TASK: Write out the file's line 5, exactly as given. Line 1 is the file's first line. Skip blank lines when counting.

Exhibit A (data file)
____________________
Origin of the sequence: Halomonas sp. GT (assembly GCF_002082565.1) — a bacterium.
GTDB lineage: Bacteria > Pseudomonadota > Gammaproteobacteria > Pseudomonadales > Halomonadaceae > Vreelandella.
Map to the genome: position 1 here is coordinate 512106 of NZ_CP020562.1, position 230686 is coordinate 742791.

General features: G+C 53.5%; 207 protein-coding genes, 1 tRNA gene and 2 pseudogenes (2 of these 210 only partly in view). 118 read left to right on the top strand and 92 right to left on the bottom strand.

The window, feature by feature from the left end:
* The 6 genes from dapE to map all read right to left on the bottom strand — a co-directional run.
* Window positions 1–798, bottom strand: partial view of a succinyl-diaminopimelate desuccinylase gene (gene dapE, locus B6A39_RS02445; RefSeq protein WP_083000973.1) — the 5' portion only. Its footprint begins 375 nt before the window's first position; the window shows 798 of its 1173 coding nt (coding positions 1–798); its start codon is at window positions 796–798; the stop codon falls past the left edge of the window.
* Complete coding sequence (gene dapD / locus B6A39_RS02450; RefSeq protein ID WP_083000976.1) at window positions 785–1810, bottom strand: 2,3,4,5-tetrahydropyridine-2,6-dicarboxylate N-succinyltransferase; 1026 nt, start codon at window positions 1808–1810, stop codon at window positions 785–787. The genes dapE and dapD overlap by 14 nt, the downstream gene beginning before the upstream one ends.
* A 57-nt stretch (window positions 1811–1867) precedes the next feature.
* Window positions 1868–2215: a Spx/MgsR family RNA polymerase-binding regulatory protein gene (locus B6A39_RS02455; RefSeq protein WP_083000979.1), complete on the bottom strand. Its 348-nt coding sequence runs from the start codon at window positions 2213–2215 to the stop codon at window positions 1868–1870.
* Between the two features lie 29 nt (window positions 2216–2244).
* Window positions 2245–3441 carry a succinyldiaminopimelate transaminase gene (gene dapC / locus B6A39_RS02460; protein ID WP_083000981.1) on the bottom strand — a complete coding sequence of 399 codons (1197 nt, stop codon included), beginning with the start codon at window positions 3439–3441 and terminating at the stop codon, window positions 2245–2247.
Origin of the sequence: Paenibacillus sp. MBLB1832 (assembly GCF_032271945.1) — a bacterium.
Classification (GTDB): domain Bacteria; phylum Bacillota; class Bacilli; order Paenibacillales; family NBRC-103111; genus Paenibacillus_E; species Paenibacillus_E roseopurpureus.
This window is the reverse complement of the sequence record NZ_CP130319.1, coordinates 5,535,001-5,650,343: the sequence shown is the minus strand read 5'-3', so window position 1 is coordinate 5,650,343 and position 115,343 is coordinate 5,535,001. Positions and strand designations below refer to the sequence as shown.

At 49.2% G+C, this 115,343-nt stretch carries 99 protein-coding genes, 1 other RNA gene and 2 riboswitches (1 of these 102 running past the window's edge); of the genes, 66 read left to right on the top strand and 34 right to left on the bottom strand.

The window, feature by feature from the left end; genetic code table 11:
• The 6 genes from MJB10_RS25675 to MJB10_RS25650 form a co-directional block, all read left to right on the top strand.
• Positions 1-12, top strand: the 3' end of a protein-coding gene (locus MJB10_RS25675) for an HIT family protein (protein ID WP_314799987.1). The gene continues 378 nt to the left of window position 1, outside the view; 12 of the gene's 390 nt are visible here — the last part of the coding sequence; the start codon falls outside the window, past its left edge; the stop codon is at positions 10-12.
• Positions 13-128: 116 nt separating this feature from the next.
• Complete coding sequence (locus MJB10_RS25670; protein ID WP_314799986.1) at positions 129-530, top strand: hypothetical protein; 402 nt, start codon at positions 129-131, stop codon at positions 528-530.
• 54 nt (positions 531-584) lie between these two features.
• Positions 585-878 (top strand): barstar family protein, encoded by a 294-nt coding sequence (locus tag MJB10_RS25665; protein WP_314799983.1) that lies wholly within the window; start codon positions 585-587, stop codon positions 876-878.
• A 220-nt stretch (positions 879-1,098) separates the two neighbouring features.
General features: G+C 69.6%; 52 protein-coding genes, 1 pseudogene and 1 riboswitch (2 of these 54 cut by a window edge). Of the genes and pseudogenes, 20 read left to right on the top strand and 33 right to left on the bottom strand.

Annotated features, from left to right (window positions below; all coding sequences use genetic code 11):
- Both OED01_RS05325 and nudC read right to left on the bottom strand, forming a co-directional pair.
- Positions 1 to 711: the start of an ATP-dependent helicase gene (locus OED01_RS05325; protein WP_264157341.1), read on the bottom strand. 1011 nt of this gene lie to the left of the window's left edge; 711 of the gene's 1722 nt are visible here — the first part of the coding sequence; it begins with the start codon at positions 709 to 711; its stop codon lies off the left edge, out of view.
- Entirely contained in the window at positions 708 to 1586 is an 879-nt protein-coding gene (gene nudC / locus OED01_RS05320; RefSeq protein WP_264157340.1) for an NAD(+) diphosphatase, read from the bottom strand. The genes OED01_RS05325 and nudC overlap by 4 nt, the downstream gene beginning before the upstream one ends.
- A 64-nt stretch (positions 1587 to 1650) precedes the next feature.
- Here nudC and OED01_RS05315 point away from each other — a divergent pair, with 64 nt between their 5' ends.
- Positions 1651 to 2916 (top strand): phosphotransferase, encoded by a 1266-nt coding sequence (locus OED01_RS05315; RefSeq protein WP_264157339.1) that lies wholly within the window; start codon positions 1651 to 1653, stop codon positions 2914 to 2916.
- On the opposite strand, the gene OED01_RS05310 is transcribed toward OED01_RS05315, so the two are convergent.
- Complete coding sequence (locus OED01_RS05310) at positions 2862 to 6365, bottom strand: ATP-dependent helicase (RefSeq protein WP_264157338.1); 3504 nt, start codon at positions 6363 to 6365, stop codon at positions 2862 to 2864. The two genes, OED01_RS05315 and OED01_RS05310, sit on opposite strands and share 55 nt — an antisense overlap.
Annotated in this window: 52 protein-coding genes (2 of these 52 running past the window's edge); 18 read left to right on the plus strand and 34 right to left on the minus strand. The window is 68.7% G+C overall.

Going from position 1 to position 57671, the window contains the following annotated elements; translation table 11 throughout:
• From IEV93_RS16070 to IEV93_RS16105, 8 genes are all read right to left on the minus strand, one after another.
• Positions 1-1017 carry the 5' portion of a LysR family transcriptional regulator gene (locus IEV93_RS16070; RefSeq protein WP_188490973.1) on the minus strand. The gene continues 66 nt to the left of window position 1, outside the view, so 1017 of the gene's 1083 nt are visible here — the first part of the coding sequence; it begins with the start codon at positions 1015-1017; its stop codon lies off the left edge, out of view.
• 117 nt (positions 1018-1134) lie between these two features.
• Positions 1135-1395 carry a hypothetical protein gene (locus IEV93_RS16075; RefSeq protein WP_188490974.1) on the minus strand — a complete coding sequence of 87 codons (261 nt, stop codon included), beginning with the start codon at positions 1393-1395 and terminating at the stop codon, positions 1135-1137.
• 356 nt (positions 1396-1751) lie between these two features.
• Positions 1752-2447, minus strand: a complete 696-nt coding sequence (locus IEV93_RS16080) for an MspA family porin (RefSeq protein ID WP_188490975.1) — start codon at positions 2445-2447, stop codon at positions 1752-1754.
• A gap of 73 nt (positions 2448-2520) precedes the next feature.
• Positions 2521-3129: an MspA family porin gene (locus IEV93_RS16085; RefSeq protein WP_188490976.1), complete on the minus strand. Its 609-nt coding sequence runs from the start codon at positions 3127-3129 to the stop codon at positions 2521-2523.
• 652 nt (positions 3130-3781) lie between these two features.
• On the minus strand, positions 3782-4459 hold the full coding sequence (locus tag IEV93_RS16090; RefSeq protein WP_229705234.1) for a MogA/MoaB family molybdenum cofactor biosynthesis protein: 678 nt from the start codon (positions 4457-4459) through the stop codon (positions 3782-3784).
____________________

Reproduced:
The window, feature by feature from the left end: